Happy World Book Day, everyone! Today in schools around the world children will be going in dressed as their favourite characters from their favourite books and celebrating the joy of reading. I am afraid that my workplace is not enlightened enough to encourage such joyously gratuitous fancy-dress, but I can’t help pondering which of my childhood heroes I would go as, if I could. There are so many to choose from. Here are my top choices that might make the cut. Who would you go as?
Alanna of Trebond from Tamora Pierce’s Song of the Lioness Quartet. Alanna is about 11 when the series starts. She’s the daughter of a Lord and is due to be sent to a convent to learn to be a lady while her identical twin brother, Thom, is about to go to court to become a knight. Neither of them are happy about this prospect – Alanna hates girly things and loves fighting and Thom hates fighting and wants to learn to be a mage, so, they swap places. Thom goes to the convent to learn sorcery (which boys can do but girls can’t) while Alanna, now Alan, goes to begin training as a knight. The books follow Alanna’s adventures as she learns how to survive in the strange world she has joined, and works towards the Ordeal of Knighthood. It is a rollicking read with magic, adventure, friendship, love, betrayal and a definite moral that you can achieve anything if you just work hard enough. Alanna is also ginger, so I had an automatic affinity with her there too.
Basil Stag Hare, from Brian Jacques’ Redwall books – I think I learnt most of my vocabulary from reading the first three Redwall books. They were gloriously well written and had such a brilliant cast of characters. I originally thought I would be Martin or Mattimeo, one of the worthy mice, but then I remembered the hares. The hares were so swashbucklingly glamorous they were my absolute favourites. They would go laughing into slaughter, sing in the face of danger and do anything to save their friends as long as they could have a good dinner afterwards. Basil’s battlecry was “Give ’em blood and vinegar!” And if I couldn’t be a hare, I would be a deliciously nautical otter and have their hotroot soup.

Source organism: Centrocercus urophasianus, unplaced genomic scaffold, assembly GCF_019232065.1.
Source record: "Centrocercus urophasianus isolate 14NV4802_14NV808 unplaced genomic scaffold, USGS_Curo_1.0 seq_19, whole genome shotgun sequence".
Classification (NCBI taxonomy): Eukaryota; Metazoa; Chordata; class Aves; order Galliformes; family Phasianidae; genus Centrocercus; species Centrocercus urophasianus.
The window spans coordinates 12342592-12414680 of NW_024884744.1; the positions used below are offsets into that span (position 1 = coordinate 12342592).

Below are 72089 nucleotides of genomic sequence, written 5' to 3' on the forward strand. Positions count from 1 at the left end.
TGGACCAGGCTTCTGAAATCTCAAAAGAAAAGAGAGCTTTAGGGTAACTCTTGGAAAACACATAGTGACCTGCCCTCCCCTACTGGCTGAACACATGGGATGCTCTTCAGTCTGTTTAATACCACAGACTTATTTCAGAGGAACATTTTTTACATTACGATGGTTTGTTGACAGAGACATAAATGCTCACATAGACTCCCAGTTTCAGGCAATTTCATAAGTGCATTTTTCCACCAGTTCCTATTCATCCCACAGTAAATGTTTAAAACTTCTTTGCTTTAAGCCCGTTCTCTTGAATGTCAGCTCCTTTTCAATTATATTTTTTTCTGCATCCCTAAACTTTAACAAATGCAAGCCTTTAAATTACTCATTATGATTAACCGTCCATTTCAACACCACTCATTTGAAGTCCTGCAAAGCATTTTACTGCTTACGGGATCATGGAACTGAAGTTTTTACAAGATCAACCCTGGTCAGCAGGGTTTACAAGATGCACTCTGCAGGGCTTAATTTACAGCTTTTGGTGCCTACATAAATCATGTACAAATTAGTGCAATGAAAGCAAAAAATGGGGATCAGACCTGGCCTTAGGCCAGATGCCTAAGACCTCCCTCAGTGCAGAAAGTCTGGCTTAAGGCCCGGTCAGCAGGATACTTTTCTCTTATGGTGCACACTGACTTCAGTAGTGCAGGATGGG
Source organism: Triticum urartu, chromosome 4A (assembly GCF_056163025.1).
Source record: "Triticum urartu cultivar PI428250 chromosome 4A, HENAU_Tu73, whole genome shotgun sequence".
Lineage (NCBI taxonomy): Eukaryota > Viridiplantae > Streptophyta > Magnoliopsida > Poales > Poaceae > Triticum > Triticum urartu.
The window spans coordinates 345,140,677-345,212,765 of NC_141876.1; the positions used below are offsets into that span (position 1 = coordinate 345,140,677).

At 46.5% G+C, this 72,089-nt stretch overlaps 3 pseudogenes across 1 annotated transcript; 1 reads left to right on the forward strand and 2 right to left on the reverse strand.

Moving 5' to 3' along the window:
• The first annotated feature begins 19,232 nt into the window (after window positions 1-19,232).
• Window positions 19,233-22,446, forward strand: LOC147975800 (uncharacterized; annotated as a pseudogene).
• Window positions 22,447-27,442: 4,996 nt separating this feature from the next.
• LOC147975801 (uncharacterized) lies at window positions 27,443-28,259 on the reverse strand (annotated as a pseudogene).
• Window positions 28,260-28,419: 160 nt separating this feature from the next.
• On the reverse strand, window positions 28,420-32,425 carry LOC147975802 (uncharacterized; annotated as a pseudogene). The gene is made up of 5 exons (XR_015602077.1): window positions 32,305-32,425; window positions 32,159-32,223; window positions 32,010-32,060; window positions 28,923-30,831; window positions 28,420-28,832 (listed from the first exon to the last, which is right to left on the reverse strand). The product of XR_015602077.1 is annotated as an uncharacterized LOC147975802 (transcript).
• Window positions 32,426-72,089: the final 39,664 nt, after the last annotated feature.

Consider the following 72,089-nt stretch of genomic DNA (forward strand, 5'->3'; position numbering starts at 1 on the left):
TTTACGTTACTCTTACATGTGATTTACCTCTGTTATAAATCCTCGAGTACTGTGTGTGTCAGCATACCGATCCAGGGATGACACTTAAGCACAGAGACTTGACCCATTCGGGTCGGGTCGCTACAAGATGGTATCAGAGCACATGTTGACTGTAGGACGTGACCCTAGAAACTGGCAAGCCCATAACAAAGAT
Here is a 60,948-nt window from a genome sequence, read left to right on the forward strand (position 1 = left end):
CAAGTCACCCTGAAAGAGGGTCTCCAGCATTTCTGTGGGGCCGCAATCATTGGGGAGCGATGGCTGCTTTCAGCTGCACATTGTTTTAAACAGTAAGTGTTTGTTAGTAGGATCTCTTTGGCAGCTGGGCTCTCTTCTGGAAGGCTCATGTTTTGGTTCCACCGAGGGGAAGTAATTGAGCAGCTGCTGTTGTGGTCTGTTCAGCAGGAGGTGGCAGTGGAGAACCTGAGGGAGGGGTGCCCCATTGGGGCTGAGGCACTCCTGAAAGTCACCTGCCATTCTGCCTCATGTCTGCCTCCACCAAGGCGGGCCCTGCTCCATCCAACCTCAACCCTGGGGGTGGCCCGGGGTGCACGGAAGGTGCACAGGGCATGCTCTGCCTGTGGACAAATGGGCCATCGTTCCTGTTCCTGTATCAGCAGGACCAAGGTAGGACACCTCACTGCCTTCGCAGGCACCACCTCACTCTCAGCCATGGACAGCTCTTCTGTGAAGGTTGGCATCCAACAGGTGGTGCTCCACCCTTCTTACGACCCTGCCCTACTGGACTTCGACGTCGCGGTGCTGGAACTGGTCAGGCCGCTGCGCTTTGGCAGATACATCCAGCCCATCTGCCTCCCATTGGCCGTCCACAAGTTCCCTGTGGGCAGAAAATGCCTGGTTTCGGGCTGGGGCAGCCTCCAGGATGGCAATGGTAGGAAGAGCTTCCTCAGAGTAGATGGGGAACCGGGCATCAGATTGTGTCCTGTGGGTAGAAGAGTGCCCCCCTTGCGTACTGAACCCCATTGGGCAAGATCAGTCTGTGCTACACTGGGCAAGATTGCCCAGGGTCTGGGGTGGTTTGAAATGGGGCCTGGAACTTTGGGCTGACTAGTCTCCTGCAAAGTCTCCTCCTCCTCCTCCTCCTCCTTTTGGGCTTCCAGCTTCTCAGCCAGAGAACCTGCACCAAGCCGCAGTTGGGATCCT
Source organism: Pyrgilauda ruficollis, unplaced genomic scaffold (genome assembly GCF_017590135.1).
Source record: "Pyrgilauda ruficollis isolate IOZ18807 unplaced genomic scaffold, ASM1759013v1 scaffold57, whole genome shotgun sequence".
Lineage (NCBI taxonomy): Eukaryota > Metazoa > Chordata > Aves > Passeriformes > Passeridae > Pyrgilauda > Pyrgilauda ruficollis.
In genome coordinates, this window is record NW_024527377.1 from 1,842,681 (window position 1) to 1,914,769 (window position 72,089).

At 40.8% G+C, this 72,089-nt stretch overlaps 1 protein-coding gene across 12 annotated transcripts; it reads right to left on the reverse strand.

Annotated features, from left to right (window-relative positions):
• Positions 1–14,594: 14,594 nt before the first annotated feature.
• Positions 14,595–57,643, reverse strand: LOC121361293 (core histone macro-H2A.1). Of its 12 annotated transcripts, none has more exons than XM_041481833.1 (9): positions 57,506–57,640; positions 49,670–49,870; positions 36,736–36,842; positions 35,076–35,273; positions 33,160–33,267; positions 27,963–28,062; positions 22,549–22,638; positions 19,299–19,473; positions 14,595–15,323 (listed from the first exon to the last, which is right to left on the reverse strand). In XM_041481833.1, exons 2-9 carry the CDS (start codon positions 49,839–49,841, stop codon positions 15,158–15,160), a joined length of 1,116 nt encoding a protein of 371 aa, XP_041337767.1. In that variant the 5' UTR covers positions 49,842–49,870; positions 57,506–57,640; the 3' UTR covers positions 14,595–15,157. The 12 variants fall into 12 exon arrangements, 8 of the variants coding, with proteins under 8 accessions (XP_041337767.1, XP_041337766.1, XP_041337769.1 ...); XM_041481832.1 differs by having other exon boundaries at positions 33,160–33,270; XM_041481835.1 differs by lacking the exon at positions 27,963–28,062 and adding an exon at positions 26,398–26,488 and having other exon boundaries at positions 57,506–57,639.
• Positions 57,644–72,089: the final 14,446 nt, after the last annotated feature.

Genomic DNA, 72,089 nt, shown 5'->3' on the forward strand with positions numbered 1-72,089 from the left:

Bernard: the eponymous hero of the ‘Not Now, Bernard’ books holds a special place in my heart as this is the first book I ever learnt to read (or possibly had just memorised every page of, which is basically the same thing).
George from the Famous Five: She wasn’t going to let gender stereotypes stop her from having adventures, that was Anne’s job. I tell you what though, I would’ve given that obnoxious Julian boy a smack if I had been her. A word of advice to an adult Famous Five fans – don’t try to re-read these books. It is not a happy experience!
So, tell me – who would you be going to school or work as if you could. Don’t let the difficulties of costume design or practicality get to you – just think about who it would be fun to be for a day.
E’s suggestion is that we should go as George and Martha, the two lovable hippos from the brilliant books by James Marshall. I’m choosing not to dwell on being described as a hippo, but I can’t help feeling that in E’s mind I am definitely the hapless George, rather than the practical Martha, in this scenario.